VShis year, the Constitution of the Ve Republic will celebrate its sixty-fifth anniversary and will then go down in history as the most enduring Constitution of our history, surpassing that of the IIIe Republic (1875-1940). It has so far been able to adapt to multiple situations and withstand many crises, revealing the appropriate balance it establishes between the flexibility and robustness of the institutions: these are flexible enough to adapt to the diversity of situations and robust enough to withstand different crises.
However, a “rejuvenation cure” would be useful. Indeed, although it is indeed a parliamentary system – and the legislative elections of 2022 particularly underline this, confirming that they are the only ones to effectively attribute power – the preponderance of the executive and, in particular , of the President of the Republic causes an institutional imbalance which can be harmful and which must be corrected. Debate and reflection deserve to be engaged, whether scientific or political, the first being able to feed, even generate the second. Many proposals can be made, but, faced with an unbalanced scale, only two possibilities exist to restore the balance: either remove weight on one side, or add it on the other.
Rather than seeking to weaken the executive, it seems wiser to strengthen parliament, for at least two reasons. On the one hand, since the president is directly elected by the people, his weakening could be equated with democratic regression rather than progress. On the other hand, in the light of the various presidential elections, we have been able to observe that all the candidates who qualify for the second round, thus bringing together a large majority between them, never advocate a weakening of presidential power. On the contrary, the candidates defending such an evolution never succeed in imposing themselves. It is therefore that the French are attached to the place occupied by the President of the Republic.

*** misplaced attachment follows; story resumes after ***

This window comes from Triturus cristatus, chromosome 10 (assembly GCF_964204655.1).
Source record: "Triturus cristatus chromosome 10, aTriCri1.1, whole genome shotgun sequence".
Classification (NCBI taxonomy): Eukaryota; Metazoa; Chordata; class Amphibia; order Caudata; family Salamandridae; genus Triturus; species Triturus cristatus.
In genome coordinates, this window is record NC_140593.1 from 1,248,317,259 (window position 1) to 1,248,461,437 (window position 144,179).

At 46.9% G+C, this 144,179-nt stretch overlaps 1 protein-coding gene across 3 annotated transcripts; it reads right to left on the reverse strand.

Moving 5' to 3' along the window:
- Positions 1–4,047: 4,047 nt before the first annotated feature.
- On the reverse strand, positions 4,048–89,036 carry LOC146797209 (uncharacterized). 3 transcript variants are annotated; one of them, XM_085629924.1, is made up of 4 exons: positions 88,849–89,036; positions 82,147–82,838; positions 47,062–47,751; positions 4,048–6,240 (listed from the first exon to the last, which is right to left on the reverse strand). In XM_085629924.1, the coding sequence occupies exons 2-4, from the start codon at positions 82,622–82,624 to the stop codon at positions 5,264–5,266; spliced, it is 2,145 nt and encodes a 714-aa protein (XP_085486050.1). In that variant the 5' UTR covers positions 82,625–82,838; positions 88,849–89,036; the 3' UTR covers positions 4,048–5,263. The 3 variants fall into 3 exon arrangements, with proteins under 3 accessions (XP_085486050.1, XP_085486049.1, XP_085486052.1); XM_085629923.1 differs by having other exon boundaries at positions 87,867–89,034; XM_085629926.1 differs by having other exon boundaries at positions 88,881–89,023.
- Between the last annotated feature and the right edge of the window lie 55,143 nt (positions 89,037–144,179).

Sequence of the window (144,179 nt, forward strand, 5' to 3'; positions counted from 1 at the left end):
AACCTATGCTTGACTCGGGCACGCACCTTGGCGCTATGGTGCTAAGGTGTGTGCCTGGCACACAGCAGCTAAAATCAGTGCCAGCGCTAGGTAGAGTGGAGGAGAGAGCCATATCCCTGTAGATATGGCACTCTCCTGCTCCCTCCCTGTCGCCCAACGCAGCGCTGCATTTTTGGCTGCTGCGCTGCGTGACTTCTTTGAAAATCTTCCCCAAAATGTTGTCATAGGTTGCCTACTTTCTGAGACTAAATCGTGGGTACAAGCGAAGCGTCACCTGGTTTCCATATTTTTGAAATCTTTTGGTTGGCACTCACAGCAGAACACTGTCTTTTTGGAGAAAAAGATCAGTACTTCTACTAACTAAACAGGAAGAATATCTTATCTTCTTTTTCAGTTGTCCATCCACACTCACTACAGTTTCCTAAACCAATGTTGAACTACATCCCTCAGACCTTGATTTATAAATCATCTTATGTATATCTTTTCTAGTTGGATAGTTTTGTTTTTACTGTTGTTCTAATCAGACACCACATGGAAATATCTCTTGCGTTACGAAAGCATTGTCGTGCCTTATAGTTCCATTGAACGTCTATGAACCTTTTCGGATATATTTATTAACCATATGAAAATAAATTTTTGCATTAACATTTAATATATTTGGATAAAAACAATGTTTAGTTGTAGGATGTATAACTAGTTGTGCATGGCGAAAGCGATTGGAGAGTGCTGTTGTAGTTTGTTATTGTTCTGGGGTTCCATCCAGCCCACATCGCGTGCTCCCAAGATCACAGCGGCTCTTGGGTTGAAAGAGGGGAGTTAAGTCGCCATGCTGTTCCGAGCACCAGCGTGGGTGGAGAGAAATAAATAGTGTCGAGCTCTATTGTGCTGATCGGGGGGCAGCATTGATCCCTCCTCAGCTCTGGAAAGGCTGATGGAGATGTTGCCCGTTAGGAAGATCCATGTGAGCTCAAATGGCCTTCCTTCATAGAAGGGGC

Democratic rebalancing and consolidation
Conversely, the strengthening of Parliament would be the direct translation of a rebalancing and strengthening of democracy. We have seen, during the budget debates, to what extent the government was able to constrain the legislative power, in particular by recourse to Article 49.3 of the Constitution.
We will still be able to see, as the debate on pension reform opens, that this power of constraint extends beyond this single article, since a reform of such importance will be included and discussed in the framework of a specific law on the financing of Social Security, the adoption of which presupposes a specific constitutional procedure, which in particular confines it to very short deadlines.
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